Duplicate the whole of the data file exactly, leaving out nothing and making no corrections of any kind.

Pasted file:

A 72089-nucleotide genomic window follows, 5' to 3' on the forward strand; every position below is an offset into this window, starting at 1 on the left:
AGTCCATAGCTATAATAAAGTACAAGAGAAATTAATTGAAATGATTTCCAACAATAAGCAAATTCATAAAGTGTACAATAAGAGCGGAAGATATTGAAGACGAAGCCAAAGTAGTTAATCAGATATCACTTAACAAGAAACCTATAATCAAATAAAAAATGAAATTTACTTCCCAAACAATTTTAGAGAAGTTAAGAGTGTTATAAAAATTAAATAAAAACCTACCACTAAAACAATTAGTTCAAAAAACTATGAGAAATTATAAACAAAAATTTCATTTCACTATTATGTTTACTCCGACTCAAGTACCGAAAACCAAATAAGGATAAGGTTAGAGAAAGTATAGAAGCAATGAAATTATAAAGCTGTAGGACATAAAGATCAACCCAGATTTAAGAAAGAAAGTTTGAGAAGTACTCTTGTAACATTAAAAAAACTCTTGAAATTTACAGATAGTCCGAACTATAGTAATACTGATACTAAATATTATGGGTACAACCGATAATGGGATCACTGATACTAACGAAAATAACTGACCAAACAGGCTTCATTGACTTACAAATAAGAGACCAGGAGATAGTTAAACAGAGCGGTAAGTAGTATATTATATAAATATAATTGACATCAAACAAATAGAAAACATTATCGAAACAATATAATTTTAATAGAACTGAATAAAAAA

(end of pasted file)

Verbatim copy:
A 72089-nucleotide genomic window follows, 5' to 3' on the forward strand; every position below is an offset into this window, starting at 1 on the left:
AGTCCATAGCTATAATAAAGTACAAGAGAAATTAATTGAAATGATTTCCAACAATAAGCAAATTCATAAAGTGTACAATAAGAGCGGAAGATATTGAAGACGAAGCCAAAGTAGTTAATCAGATATCACTTAACAAGAAACCTATAATCAAATAAAAAATGAAATTTACTTCCCAAACAATTTTAGAGAAGTTAAGAGTGTTATAAAAATTAAATAAAAACCTACCACTAAAACAATTAGTTCAAAAAACTATGAGAAATTATAAACAAAAATTTCATTTCACTATTATGTTTACTCCGACTCAAGTACCGAAAACCAAATAAGGATAAGGTTAGAGAAAGTATAGAAGCAATGAAATTATAAAGCTGTAGGACATAAAGATCAACCCAGATTTAAGAAAGAAAGTTTGAGAAGTACTCTTGTAACATTAAAAAAACTCTTGAAATTTACAGATAGTCCGAACTATAGTAATACTGATACTAAATATTATGGGTACAACCGATAATGGGATCACTGATACTAACGAAAATAACTGACCAAACAGGCTTCATTGACTTACAAATAAGAGACCAGGAGATAGTTAAACAGAGCGGTAAGTAGTATATTATATAAATATAATTGACATCAAACAAATAGAAAACATTATCGAAACAATATAATTTTAATAGAACTGAATAAAAAA